Best Practices for Managing Online Returns

The internet has done a lot to level the playing field between buyers and sellers. There’s a new generation of “smart customers” who – with a few clicks – can compare competitive products, their features, prices, availability and delivery options, product reviews, etc.

By 2020, that 100 million consumers will shop virtually which explains why more and more business have transitioned into e-businesses to attract customers, sustain competition and grow. Many traditional business and established brands are moving from conservative shop-centric or geography-focused businesses to a more customer-centric and borderless e-commerce (online) business.


Being omni-channel is everything

Being omni-channel is the latest sales approach that uses multiple sales channels while giving the customer a seamless shopping experience. When different channels get integrated at the back end, a customer can check a company’s website for availability of a selected product using his desktop and later purchase the product with a smartphone, tablet or by visiting the store.

Exceeding customer expectation is the new ‘normal’ in the current day competitive market. And, omni-channel evidences enhanced customer experience.


The e-challenge: managing returns

Although omni-channel has the potential to help businesses exceed customer expectations, there’s a flip side to the story.

Apart from the obvious challenge of adverse financial impact, there are several operational challenges associated with managing returns. Major ones are arranging collection of returned goods, allocation of storage space in warehouses, disposal of the returned item for a refurbishment or ‘as is’ sale (as appropriate). Not to mention the time and manpower associated with such tasks.

One of the biggest challenges of omni-channel is returns management and planning for reverse logistics. According to Invesp inforgraphic on online return rates statistics, at least 30% of all products ordered online are returned. Clearly, businesses need to work around the return challenge in-order to profit.

A survey by Deloitte revealed that while 81% of customers want clear instructions on return policies, only 41% of online retailers met this requirement. Fulfilling this need represents a clear the path to a marketable, competitive advantage for online businesses – but it does come with a price tag.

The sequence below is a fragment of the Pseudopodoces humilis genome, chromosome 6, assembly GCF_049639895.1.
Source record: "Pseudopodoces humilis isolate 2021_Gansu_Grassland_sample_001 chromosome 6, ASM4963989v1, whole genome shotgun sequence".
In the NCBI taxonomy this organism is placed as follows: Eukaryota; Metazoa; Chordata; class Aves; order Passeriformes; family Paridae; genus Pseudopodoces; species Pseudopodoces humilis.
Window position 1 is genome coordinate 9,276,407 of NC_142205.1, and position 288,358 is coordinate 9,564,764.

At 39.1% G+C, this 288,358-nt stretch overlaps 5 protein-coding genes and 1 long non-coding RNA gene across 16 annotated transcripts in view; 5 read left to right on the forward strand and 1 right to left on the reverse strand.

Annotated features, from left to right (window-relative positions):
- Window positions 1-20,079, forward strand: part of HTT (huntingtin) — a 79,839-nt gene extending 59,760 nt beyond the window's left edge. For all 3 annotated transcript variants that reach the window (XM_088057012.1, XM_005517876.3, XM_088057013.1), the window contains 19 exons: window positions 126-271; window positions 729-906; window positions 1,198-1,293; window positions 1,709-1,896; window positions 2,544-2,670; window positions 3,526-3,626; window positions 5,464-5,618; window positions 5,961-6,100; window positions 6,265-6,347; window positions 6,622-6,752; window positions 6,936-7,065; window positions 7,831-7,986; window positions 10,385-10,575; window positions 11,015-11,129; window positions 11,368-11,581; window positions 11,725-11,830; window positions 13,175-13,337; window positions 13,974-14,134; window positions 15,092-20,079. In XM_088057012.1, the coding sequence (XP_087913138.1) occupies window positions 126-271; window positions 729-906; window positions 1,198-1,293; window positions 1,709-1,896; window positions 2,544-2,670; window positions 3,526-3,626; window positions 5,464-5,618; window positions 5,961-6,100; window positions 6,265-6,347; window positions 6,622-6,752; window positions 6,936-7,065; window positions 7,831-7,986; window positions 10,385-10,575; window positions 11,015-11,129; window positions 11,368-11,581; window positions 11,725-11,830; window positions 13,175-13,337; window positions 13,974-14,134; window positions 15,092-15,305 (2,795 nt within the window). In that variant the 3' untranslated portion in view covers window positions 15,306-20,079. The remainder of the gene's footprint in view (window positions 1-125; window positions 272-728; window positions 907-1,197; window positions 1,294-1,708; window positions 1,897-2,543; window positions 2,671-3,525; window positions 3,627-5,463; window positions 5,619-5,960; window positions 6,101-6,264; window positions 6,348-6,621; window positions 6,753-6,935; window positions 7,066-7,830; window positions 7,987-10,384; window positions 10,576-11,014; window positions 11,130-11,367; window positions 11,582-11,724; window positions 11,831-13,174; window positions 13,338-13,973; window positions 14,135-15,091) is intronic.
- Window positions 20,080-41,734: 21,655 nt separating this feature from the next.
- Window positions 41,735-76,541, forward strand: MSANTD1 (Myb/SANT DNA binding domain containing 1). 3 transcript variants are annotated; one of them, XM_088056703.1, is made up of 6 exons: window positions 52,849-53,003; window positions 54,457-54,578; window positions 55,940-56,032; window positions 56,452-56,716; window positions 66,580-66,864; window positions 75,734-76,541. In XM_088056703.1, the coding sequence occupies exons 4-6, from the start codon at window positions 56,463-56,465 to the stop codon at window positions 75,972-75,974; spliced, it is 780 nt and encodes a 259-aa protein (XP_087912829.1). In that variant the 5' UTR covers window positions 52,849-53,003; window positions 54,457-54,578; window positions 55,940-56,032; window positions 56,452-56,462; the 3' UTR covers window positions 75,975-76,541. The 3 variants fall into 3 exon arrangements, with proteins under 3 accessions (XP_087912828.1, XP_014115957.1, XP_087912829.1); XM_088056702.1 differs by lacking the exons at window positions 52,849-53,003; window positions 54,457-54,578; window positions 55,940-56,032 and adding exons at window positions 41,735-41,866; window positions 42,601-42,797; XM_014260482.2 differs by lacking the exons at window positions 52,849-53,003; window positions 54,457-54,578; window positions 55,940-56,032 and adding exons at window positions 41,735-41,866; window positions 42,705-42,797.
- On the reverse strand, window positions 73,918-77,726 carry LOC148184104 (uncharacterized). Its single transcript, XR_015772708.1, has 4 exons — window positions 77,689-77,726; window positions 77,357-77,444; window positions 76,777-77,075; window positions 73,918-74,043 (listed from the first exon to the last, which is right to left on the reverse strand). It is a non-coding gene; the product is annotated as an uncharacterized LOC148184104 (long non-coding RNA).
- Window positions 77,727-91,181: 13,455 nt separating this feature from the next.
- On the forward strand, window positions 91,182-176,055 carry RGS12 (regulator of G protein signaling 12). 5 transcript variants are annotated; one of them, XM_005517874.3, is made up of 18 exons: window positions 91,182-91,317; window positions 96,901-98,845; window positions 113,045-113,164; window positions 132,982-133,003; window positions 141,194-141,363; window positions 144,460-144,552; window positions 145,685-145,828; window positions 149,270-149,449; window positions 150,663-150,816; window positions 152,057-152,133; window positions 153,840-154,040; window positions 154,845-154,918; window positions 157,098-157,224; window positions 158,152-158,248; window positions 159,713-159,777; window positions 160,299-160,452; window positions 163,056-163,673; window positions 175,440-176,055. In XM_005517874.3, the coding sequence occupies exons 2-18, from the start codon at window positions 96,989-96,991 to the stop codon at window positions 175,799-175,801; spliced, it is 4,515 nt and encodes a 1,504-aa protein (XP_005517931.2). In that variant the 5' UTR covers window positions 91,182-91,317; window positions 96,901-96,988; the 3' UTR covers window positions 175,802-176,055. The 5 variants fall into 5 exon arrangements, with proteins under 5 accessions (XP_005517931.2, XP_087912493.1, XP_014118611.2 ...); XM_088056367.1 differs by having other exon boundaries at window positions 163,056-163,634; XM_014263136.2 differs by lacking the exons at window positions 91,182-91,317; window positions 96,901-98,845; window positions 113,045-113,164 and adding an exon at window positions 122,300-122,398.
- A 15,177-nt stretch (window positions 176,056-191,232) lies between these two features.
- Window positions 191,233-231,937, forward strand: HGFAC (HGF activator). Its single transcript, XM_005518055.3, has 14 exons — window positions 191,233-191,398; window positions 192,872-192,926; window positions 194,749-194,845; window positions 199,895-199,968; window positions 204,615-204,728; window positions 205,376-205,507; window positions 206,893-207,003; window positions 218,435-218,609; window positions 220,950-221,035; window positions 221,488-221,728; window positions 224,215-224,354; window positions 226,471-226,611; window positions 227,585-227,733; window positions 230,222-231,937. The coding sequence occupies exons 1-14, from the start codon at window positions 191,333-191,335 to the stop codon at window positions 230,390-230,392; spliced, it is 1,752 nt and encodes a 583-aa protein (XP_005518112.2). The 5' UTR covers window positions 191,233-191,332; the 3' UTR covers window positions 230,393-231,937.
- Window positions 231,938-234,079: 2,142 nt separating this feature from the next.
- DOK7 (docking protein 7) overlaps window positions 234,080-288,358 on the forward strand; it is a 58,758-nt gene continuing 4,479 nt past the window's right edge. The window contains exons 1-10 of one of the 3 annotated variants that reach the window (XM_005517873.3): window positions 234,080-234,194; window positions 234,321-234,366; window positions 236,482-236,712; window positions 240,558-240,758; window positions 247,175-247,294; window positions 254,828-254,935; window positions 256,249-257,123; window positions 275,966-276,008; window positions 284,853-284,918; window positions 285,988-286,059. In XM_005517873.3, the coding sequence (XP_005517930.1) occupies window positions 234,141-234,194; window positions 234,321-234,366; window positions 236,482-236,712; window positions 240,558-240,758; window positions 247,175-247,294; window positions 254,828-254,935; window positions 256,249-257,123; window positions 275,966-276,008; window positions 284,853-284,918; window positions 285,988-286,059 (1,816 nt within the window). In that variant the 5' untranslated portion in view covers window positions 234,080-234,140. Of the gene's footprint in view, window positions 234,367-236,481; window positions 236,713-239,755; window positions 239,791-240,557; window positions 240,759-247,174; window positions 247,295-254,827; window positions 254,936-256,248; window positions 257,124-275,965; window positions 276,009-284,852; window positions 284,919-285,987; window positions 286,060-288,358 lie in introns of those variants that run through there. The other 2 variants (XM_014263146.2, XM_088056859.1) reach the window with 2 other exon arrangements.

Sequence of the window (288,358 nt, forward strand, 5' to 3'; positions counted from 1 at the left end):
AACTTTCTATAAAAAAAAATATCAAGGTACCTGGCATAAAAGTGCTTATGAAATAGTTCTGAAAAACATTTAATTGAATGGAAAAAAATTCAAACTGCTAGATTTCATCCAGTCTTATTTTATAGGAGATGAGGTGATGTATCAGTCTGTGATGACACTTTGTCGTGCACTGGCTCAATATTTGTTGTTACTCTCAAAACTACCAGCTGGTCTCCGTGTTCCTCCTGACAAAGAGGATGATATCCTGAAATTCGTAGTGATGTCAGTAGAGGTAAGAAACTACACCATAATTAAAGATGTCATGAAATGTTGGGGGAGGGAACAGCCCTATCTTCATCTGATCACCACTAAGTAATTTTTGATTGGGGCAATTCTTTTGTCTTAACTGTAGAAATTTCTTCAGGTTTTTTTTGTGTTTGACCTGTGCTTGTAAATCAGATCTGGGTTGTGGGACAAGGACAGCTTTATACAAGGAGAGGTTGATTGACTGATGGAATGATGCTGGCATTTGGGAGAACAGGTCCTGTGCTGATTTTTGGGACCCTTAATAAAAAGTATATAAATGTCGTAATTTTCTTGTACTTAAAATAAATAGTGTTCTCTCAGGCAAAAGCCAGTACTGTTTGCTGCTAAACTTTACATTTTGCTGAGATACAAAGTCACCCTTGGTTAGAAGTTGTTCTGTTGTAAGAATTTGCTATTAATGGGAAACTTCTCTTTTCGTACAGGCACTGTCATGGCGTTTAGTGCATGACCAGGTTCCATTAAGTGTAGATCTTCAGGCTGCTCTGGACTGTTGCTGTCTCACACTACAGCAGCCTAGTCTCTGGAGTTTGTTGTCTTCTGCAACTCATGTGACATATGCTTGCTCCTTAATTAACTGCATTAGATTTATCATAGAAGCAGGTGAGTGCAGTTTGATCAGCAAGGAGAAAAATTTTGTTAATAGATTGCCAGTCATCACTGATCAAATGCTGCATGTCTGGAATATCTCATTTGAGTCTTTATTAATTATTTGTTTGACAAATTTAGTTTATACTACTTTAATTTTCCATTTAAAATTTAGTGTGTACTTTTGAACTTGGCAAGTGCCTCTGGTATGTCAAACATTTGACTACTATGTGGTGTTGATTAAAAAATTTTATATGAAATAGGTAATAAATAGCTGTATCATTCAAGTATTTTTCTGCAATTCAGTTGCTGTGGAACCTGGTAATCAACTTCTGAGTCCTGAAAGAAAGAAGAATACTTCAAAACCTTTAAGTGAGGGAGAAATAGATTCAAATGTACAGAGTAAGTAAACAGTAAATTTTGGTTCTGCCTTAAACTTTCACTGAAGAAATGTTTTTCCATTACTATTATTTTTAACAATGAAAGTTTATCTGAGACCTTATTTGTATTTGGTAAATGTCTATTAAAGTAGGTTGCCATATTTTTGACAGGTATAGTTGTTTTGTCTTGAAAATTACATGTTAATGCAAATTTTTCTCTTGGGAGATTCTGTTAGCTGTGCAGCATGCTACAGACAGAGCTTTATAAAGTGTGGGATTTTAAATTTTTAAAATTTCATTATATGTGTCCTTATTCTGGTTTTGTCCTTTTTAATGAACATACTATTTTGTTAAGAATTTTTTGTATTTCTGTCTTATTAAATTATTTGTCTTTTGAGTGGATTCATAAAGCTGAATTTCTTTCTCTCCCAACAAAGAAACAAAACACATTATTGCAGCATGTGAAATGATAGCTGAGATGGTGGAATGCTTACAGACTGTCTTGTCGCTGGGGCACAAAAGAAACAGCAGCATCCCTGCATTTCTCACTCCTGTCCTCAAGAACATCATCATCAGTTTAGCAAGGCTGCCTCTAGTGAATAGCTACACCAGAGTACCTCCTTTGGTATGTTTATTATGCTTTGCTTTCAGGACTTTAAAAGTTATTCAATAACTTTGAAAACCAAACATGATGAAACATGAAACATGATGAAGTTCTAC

Optimize returns management

Winning the online market is all about winning trust. A clear and simple return policy certainly helps. Here’s how you can do it:

  • Accessing the financial impact due to returns : Overlooking the returns and reverse logistics cost could be very expensive to a business. Returns involve transportation, handling and warehouse costs. It is a good practice to allow room for ‘returns’ while forecasting costs.
  • Develop operational strategy to manage returns : An effective returns management requires a clear operational strategy. Businesses should develop policies that count in the financial impact associated with returns management. Shipment and return statistics should be tracked and analyzed periodically against industry standards. This helps understands if you are following the best industry practice. It also helps in optimizing financial impact. For example, integrating the delivery and return channels to reduce cost on reverse logistics.
  • Recovering cost : In order to recover return costs some businesses charge a fee for return shipment. A clear return policy could be accompanied with a tiny cost. Example – a return policy charge could be added to the product’s price. This cost helps to recover at least a portion of the losses incurred due to returns.
  • Collect and dispose returns : Businesses need to determine an effective and profitable way to dispose returned goods. They may be sold ‘as is’, refurbished, re-manufactured or in some cases sent directly sent to a clearance reseller. The pros and cons of various practices need to be weighed before choosing the apt solution for re-sale. Some companies do the picking of returned goods by themselves. Others hire a 3rd party logistics partner to do it for them. However, in this case there is no control over the process. It is very important to appoint a reliable 3PL Partner.


With e-commerce giants like Amazon who have set high customer service standards, newer and smaller businesses have an all-the-more acute competition to deal with. Hence, it is vital that businesses plan and manage returns appropriately to sustain and grow.

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